Besides, in order for the company selling you the extended warranty to make a profit, they have to charge you for what the average repairs would cost, plus something for their profit.  That means that if you just paid for repairs yourself, over time, you would save the money that creates their profit.  So, instead of buying an extended warranty, just take the money they are trying to charge you for the warranty and put that money right into the bank and never touch it.  If you do ever end up needing a repair that would have been covered by that extended warranty, you take out some of the money and pay for the repair.  Over time, the money you put away in this manner will add up to more than your repairs cost and you get to keep the extra money yourself.  You make the profit instead of the company who tried to sell you the extended warranty.  Now, of course it is possible that you don't buy the extended warranty and the item you bought explodes the day after the manufacturer's warranty expires, but this doesn't happen very often and over time you will come out ahead not buying extended warranties.

What about extended warranties on really expensive items like digital televisions, appliances or even cars?  Well, the same logic we just used still applies and over time you will still come out ahead by not buying extended warranties even on expensive items.

When it comes to extended warranties, just as with any other kind of insurance, what the salesman says means nothing--only what is given to you in writing matters.  I say this because I had an interesting experience one time which supported my belief that extended warranties are a bad idea.  Years ago, I purchased something from Radio Shack and they tried to sell me an extended warranty.  The clerk actually told me that the item would be repaired or replaced if "anything" happened to it.  He even told me it would be covered if it were run over by a car or dropped.  I found that level of protection a little difficult to believe, so I asked him for a written copy of the extended warranty agreement.  He actually refused and said that I would receive one after I purchased the extended warranty.  After having an insistent conversation with the store manager, I was given a written copy of the extended warranty--all five pages of it!  I took the next couple of days to look it over and saw that it specifically excludes (does not cover) abuse, neglect or accident.  Exactly the opposite of what the store clerk told me!  I few days later I was in that same Radio Shack store for some other item and heard a different clerk telling another customer the same lies I had been told.  As I said, all that matters is what is in writing.

Here's another example of extended warranty 'gotchas': Years and years ago, before I knew better, I bought a brand new car and got the extended warranty.  Even in writing, the agreement said that the timing belt was covered.  Well, the fan belt ended up breaking and flying up underneath the timing cover where it took out the timing belt.  So, since the timing belt was a covered part, I took the car in.  After the repair, I was presented with a bill for $300 (a lot of money at the time).  When I told them that the timing belt was covered by my extended warranty, the clerk told me that the timing belt didn't fail.  The fan belt was what failed.  Therefore, a part that was not under warranty failed and took out a part that would have been under warranty if that part had failed on its own.  I checked the agreement and sure enough, in the fine print it said that covered parts which are damaged by non-covered parts were not covered.  So much for my warranty.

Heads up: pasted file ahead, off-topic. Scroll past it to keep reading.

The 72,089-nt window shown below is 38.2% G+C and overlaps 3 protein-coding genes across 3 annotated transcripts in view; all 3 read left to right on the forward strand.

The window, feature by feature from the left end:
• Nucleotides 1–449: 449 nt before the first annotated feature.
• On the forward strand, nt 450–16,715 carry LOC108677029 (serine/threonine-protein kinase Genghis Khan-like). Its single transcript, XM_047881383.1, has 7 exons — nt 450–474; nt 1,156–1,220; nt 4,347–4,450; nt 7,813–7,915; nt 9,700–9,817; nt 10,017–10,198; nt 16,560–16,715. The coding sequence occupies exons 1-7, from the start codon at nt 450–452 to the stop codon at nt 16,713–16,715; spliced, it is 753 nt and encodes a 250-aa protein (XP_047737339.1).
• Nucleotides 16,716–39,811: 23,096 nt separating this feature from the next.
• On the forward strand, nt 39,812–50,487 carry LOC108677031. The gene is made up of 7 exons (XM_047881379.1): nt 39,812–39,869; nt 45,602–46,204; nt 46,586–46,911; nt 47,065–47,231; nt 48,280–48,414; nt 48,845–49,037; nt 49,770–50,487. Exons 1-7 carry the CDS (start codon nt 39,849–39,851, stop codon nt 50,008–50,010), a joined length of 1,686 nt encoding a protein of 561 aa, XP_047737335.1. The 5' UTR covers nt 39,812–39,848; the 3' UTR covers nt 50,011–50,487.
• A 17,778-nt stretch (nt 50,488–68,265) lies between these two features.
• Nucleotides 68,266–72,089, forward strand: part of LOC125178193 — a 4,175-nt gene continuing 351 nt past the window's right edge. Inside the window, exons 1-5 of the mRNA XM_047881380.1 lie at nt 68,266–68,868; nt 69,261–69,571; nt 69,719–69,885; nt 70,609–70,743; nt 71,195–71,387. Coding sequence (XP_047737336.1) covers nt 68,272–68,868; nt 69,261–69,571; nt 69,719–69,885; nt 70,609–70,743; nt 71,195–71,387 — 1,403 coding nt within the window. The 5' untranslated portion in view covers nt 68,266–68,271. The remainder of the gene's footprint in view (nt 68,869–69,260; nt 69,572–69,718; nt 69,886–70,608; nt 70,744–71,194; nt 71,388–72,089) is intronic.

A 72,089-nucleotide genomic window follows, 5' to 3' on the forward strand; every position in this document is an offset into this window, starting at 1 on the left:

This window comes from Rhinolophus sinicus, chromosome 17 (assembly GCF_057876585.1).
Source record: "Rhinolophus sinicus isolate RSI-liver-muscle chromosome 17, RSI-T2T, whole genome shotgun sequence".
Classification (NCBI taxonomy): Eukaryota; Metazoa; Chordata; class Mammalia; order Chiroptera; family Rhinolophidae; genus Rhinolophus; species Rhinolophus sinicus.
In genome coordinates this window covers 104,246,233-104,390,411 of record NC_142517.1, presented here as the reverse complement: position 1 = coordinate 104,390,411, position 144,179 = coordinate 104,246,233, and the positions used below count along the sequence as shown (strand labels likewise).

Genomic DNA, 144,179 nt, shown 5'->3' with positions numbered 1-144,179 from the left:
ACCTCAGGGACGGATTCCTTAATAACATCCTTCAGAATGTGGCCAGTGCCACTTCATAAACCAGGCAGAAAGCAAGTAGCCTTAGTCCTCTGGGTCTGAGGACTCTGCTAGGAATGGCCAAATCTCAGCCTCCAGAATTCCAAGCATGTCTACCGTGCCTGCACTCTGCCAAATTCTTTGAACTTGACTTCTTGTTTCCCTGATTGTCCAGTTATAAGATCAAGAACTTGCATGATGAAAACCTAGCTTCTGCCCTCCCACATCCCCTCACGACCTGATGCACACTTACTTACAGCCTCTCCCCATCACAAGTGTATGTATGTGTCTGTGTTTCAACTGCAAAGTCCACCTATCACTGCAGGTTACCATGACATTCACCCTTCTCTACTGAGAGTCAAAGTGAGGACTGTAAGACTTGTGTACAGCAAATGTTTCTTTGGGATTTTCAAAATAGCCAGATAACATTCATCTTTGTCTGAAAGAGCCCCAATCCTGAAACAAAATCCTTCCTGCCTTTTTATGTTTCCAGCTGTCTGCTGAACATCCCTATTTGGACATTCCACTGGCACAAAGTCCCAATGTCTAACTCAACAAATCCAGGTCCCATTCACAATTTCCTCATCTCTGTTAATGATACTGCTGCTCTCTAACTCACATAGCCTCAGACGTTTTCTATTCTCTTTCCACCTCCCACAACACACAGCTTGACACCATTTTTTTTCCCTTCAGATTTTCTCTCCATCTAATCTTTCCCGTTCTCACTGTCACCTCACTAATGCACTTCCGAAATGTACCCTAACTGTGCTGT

The lesson here?  Never buy an extended warranty.  Instead, have an emergency savings built up and put the money the extended warranty would have cost right into the bank.  It's so ingrained in me now, that when I'm in a store and hear the words "extended warranty,"  the words "no thank you" automatically come out of my mouth.

Always remember that what an insurance salesman tells you means nothing--the only thing that matters is what is given to you in writing!


Insurance on anything that you could afford to cover yourself.


This one speaks for itself.  If you are out of debt and have a nice emergency savings built up, then don't buy insurance on things when you could afford to take the hit and pay it yourself without depleting your savings excessively.  This can apply to a lot of things like vacation insurance, wedding insurance, rain-out insurance, etc.  If you can afford the cost if something goes wrong, then don't pay someone else to cover it for you.  Over time, you will come out ahead.  You may lose a few times, but you will win considerably more times than you will lose.


And let me repeat it one more time just in case anyone missed it...
Always remember that what an insurance salesman tells you means nothing--the only thing that matters is what is given to you in writing!


Please know that all of the thoughts, information, suggestions and techniques given on this site are nothing more than the author's opinion on the matter being addressed.  Do further research before making any decisions.


This article copyright 2007 by Keith C. Rawlinson (Eclecticsite.com).  All rights reserved.
This article may be copied for non-profit use including newsletters, bulletins, etc. as long as you
first get written permission from the author and 
full credit is given which includes the author's name
and the name of this website.